VertexShaderOutput VertexShaderFunction(VertexShaderInput input,float3 Normal : NORMAL)
    VertexShaderOutput output;

	// Just some random sin/cos equation to make things look random 
    float angle=(TotalTime%360)*2;
    float freqx = 0.4f+sin(TotalTime)*1.0f;
    float freqy = 1.0f+sin(TotalTime*1.3f)*2.0f;
    float freqz = 1.1f+sin(TotalTime*1.1f)*3.0f;
    float amp = 1.0f+sin(TotalTime*1.4)*10.0f;
    float f = sin(Normal.x*freqx + TotalTime) * sin(Normal.y*freqy + TotalTime) * sin(Normal.z*freqz + TotalTime);
    input.Position.z += Normal.z * freqz * amp * f;
    input.Position.x += Normal.x * freqx* amp * f;
    input.Position.y += Normal.y * freqy* amp * f;

    float4 worldPosition = mul(input.Position, World);
    float4 viewPosition = mul(worldPosition, View);
    output.Position = mul(viewPosition, Projection);
	float3 normal = normalize(mul(Normal, World));
	output.Normal = normal;
	output.View = normalize(float4(EyePosition,1.0) - worldPosition);

    return output;

It’s all about modifying the position of the vertex, moving them along their normal to shrink/expand the model. Doing this with a sin/cos function, we can create some pretty cool objects. If you for example modify the timer-value with the input from the keyboard or gamepad – you can search for some pretty cool objects, save the parameter and use them as enemies or anything you’d like.

download Download Source (XNA 4.0)

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7 Responses to XNA 4.0 Shader Programming #5–Deform Shader

  1. Richard says:

    This works great on the sphere in your download, but when I tried with another model (a simple block – wall section – subdivided tom give a few thousand vertices) it seems to just rip the model apart at the seams instead of rippling the vertices within (flat sides remain flat, but tear away from the model at the “borders”; 90 degree edges). The only difference I can find is that you are using the old X model and I’m using FBX 2013.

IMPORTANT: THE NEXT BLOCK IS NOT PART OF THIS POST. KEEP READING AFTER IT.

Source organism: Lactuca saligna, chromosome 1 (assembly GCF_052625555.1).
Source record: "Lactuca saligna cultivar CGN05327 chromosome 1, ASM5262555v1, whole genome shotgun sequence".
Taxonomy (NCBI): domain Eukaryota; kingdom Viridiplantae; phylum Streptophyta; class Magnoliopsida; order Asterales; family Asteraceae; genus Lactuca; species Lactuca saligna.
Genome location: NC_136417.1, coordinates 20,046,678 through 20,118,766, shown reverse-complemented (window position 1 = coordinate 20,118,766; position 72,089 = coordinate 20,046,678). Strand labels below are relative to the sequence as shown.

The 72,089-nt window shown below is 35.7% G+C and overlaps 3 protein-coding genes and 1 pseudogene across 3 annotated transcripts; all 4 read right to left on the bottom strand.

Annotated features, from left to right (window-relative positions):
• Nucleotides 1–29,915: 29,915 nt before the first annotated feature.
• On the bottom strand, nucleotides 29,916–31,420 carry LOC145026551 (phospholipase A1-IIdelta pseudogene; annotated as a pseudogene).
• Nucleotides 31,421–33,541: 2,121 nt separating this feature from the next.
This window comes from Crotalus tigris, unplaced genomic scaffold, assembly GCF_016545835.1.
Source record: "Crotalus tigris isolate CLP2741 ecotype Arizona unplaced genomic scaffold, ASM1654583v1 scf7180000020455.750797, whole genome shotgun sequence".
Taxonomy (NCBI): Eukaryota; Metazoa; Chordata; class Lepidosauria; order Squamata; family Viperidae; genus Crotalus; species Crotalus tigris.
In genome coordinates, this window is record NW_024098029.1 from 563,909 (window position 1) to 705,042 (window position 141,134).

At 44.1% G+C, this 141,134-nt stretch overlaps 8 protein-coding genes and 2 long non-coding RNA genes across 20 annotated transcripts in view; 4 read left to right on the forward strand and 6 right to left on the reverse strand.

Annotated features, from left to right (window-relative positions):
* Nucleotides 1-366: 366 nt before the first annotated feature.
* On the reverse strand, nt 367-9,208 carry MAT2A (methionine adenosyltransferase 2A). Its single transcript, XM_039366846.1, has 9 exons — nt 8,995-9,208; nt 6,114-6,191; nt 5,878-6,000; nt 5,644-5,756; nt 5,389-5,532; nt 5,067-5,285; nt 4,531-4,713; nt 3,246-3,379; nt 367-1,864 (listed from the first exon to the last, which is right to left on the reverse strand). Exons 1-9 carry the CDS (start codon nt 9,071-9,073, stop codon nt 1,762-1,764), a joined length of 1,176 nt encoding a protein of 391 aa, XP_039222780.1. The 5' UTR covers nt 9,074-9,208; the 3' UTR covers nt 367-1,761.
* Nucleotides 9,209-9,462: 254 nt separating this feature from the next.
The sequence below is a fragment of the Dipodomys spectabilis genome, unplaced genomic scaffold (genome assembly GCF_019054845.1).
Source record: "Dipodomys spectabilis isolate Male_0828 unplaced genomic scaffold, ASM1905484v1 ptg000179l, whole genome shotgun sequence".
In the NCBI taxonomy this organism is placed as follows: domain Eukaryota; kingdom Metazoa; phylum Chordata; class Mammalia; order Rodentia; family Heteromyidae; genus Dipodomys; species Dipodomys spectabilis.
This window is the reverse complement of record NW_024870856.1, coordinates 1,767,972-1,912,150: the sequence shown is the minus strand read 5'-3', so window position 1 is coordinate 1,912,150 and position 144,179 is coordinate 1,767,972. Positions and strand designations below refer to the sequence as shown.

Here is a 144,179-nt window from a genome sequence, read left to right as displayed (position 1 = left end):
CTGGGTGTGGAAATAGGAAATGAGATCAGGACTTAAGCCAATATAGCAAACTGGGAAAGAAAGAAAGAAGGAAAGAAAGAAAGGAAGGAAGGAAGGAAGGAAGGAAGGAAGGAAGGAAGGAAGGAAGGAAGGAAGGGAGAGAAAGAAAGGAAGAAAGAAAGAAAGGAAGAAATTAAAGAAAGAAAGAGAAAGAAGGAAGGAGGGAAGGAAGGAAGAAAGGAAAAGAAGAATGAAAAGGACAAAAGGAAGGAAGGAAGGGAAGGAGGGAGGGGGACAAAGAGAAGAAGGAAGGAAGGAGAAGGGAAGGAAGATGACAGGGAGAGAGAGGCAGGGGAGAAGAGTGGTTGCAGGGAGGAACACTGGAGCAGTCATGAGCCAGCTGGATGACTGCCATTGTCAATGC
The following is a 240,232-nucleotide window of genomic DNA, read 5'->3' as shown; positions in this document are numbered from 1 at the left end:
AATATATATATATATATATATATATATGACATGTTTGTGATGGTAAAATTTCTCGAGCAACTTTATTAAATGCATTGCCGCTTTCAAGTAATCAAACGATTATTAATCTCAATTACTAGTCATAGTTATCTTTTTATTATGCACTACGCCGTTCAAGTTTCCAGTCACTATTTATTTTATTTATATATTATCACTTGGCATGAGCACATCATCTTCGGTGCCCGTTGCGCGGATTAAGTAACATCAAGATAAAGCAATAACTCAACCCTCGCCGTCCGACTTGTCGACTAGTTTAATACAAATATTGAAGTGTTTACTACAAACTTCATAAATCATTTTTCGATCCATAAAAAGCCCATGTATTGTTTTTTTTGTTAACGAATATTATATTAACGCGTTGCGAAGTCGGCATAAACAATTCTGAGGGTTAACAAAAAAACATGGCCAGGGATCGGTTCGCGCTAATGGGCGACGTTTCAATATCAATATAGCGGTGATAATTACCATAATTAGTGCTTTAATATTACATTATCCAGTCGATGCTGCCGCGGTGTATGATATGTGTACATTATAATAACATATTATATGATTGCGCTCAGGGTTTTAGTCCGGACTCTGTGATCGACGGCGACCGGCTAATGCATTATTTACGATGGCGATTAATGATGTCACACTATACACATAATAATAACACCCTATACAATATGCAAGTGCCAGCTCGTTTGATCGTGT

Cheers for any import, Richard

  2. Richard says:

    Now I’m really confused. Using your shader (rather than one I wrote from your tutorial) and your sphere.x, and copy & pasted your Draw and Update functions into C#, run it alongside your code (2 VS2010 instances) – in your it works fine, in mine it tears the sphere to pieces. Every thing is the same (as far as I can see) – any ideas?

  3. Richard says:

    OK – sorry ignore last post – camera was too close (wasn’t actually tearing the sphere) – so back to the first post, sphere.x works fine, fbx2013 subdivided box tears itself apart instead.

  4. Richard says:

    At the risk of spamming – exported the wall section as .X (to see if this was an importer issue) – but same problem – edited model to make it convex (just in case it was optimising out the flat plane mid-vertices) – but all to no avail, it just doesn’t seem to like corners. Not overly worries as I am unlikely to do this sort of thing in a shader anyway in practise.

  5. Sendo says:

    I’m working on this tutorial trying to figure out how i can modify your code in order to get the deformation along only one axis (for example Z axis) when I hit a button on my keybord, but I’ve several problem. Could you please help me

  6. Pingback: XNA Shader deformation event driven | Question and Answer

  7. Wonderful, what a webpage it is! This webpage presents helpful facts to us,
    keep it up.